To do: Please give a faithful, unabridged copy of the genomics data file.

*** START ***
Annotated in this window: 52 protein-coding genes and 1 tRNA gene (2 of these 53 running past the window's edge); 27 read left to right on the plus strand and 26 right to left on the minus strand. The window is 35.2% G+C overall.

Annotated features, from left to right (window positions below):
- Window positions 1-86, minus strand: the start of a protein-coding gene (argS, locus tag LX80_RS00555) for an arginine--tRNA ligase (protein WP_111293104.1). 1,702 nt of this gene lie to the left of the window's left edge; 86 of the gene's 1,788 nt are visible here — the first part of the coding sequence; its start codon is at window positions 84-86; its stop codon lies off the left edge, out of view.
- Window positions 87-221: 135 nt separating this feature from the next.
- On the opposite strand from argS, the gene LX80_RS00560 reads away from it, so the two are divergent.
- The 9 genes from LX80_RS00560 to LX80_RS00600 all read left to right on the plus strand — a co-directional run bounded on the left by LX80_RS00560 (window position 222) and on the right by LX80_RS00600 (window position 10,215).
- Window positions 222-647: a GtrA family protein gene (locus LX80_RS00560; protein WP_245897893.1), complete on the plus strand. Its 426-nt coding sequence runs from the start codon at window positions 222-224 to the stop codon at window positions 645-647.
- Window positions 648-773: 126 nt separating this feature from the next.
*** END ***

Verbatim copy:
Annotated in this window: 52 protein-coding genes and 1 tRNA gene (2 of these 53 running past the window's edge); 27 read left to right on the plus strand and 26 right to left on the minus strand. The window is 35.2% G+C overall.

Annotated features, from left to right (window positions below):
- Window positions 1-86, minus strand: the start of a protein-coding gene (argS, locus tag LX80_RS00555) for an arginine--tRNA ligase (protein WP_111293104.1). 1,702 nt of this gene lie to the left of the window's left edge; 86 of the gene's 1,788 nt are visible here — the first part of the coding sequence; its start codon is at window positions 84-86; its stop codon lies off the left edge, out of view.
- Window positions 87-221: 135 nt separating this feature from the next.
- On the opposite strand from argS, the gene LX80_RS00560 reads away from it, so the two are divergent.
- The 9 genes from LX80_RS00560 to LX80_RS00600 all read left to right on the plus strand — a co-directional run bounded on the left by LX80_RS00560 (window position 222) and on the right by LX80_RS00600 (window position 10,215).
- Window positions 222-647: a GtrA family protein gene (locus LX80_RS00560; protein WP_245897893.1), complete on the plus strand. Its 426-nt coding sequence runs from the start codon at window positions 222-224 to the stop codon at window positions 645-647.
- Window positions 648-773: 126 nt separating this feature from the next.